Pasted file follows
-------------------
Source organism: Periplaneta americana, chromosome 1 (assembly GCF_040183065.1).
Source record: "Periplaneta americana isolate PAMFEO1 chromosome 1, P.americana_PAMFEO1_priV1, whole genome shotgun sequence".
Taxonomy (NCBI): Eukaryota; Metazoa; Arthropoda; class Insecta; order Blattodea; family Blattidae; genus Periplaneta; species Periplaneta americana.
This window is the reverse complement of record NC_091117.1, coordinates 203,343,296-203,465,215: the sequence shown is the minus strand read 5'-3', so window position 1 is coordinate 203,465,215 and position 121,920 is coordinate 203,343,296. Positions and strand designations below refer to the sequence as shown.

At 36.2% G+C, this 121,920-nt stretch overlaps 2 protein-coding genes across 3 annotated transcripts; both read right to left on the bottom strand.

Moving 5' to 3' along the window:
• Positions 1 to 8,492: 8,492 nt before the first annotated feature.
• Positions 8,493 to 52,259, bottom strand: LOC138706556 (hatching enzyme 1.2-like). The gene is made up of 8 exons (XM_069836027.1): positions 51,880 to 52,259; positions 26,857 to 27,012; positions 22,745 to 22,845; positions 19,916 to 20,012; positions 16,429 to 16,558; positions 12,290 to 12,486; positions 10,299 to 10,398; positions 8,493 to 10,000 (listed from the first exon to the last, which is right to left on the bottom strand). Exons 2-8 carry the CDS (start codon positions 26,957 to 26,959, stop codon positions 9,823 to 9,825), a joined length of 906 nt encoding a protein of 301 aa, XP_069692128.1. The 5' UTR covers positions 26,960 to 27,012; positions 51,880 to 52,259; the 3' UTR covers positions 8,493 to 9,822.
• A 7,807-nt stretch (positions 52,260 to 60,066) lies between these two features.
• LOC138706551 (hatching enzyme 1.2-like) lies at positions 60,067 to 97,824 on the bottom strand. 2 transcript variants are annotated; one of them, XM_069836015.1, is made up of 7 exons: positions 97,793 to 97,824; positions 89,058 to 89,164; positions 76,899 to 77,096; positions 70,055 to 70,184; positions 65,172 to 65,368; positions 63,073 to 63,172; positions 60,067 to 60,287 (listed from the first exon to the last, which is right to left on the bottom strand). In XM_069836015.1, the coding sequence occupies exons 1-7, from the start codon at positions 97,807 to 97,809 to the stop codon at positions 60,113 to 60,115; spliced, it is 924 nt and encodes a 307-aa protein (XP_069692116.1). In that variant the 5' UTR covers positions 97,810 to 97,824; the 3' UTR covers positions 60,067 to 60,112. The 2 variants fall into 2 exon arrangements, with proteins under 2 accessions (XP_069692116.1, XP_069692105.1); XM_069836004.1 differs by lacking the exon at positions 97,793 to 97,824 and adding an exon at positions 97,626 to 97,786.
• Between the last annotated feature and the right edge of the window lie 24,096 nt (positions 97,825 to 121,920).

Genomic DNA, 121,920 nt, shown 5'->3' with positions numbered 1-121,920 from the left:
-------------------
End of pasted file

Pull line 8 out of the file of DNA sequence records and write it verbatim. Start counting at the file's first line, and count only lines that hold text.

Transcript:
• Positions 8,493 to 52,259, bottom strand: LOC138706556 (hatching enzyme 1.2-like). The gene is made up of 8 exons (XM_069836027.1): positions 51,880 to 52,259; positions 26,857 to 27,012; positions 22,745 to 22,845; positions 19,916 to 20,012; positions 16,429 to 16,558; positions 12,290 to 12,486; positions 10,299 to 10,398; positions 8,493 to 10,000 (listed from the first exon to the last, which is right to left on the bottom strand). Exons 2-8 carry the CDS (start codon positions 26,957 to 26,959, stop codon positions 9,823 to 9,825), a joined length of 906 nt encoding a protein of 301 aa, XP_069692128.1. The 5' UTR covers positions 26,960 to 27,012; positions 51,880 to 52,259; the 3' UTR covers positions 8,493 to 9,822.